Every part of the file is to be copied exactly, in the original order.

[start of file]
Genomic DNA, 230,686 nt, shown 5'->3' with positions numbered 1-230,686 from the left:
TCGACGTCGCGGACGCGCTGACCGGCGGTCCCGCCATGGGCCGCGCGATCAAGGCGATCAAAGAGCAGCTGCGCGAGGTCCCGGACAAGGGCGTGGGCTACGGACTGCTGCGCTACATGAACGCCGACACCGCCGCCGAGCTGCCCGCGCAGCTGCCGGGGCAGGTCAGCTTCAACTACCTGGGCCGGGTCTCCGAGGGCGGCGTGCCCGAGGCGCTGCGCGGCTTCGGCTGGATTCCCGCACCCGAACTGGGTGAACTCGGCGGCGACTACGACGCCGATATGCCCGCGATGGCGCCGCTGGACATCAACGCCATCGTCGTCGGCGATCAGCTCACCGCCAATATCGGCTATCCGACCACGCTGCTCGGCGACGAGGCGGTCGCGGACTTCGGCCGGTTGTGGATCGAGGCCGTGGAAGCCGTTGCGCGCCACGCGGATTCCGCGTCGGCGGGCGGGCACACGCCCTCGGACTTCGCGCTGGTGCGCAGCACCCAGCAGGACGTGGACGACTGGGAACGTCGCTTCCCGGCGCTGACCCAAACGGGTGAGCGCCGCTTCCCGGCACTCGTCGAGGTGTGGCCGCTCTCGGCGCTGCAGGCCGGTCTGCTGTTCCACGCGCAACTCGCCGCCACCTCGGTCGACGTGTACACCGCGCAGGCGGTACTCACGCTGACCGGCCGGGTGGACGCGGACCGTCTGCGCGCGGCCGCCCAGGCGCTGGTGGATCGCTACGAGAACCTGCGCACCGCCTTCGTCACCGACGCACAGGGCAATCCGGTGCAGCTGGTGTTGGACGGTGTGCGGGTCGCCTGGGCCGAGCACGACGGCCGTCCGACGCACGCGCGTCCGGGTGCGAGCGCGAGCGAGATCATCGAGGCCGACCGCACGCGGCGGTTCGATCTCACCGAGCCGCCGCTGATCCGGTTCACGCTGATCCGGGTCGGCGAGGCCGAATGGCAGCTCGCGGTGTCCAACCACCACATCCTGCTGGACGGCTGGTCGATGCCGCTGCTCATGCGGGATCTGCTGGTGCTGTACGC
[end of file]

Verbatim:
Genomic DNA, 230,686 nt, shown 5'->3' with positions numbered 1-230,686 from the left:
TCGACGTCGCGGACGCGCTGACCGGCGGTCCCGCCATGGGCCGCGCGATCAAGGCGATCAAAGAGCAGCTGCGCGAGGTCCCGGACAAGGGCGTGGGCTACGGACTGCTGCGCTACATGAACGCCGACACCGCCGCCGAGCTGCCCGCGCAGCTGCCGGGGCAGGTCAGCTTCAACTACCTGGGCCGGGTCTCCGAGGGCGGCGTGCCCGAGGCGCTGCGCGGCTTCGGCTGGATTCCCGCACCCGAACTGGGTGAACTCGGCGGCGACTACGACGCCGATATGCCCGCGATGGCGCCGCTGGACATCAACGCCATCGTCGTCGGCGATCAGCTCACCGCCAATATCGGCTATCCGACCACGCTGCTCGGCGACGAGGCGGTCGCGGACTTCGGCCGGTTGTGGATCGAGGCCGTGGAAGCCGTTGCGCGCCACGCGGATTCCGCGTCGGCGGGCGGGCACACGCCCTCGGACTTCGCGCTGGTGCGCAGCACCCAGCAGGACGTGGACGACTGGGAACGTCGCTTCCCGGCGCTGACCCAAACGGGTGAGCGCCGCTTCCCGGCACTCGTCGAGGTGTGGCCGCTCTCGGCGCTGCAGGCCGGTCTGCTGTTCCACGCGCAACTCGCCGCCACCTCGGTCGACGTGTACACCGCGCAGGCGGTACTCACGCTGACCGGCCGGGTGGACGCGGACCGTCTGCGCGCGGCCGCCCAGGCGCTGGTGGATCGCTACGAGAACCTGCGCACCGCCTTCGTCACCGACGCACAGGGCAATCCGGTGCAGCTGGTGTTGGACGGTGTGCGGGTCGCCTGGGCCGAGCACGACGGCCGTCCGACGCACGCGCGTCCGGGTGCGAGCGCGAGCGAGATCATCGAGGCCGACCGCACGCGGCGGTTCGATCTCACCGAGCCGCCGCTGATCCGGTTCACGCTGATCCGGGTCGGCGAGGCCGAATGGCAGCTCGCGGTGTCCAACCACCACATCCTGCTGGACGGCTGGTCGATGCCGCTGCTCATGCGGGATCTGCTGGTGCTGTACGC